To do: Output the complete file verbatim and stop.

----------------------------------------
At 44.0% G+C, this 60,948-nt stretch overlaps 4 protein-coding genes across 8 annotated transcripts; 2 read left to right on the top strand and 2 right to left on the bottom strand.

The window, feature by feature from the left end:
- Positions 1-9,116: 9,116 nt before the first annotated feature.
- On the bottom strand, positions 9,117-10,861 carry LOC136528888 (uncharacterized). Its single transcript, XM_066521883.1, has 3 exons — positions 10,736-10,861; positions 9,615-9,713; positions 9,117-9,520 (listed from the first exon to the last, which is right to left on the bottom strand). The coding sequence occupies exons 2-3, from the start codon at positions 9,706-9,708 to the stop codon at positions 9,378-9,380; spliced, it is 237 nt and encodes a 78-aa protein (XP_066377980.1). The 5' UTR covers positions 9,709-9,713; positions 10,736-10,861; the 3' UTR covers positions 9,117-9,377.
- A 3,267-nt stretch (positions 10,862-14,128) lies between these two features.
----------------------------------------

At 44.0% G+C, this 60,948-nt stretch overlaps 4 protein-coding genes across 8 annotated transcripts; 2 read left to right on the top strand and 2 right to left on the bottom strand.

The window, feature by feature from the left end:
- Positions 1-9,116: 9,116 nt before the first annotated feature.
- On the bottom strand, positions 9,117-10,861 carry LOC136528888 (uncharacterized). Its single transcript, XM_066521883.1, has 3 exons — positions 10,736-10,861; positions 9,615-9,713; positions 9,117-9,520 (listed from the first exon to the last, which is right to left on the bottom strand). The coding sequence occupies exons 2-3, from the start codon at positions 9,706-9,708 to the stop codon at positions 9,378-9,380; spliced, it is 237 nt and encodes a 78-aa protein (XP_066377980.1). The 5' UTR covers positions 9,709-9,713; positions 10,736-10,861; the 3' UTR covers positions 9,117-9,377.
- A 3,267-nt stretch (positions 10,862-14,128) lies between these two features.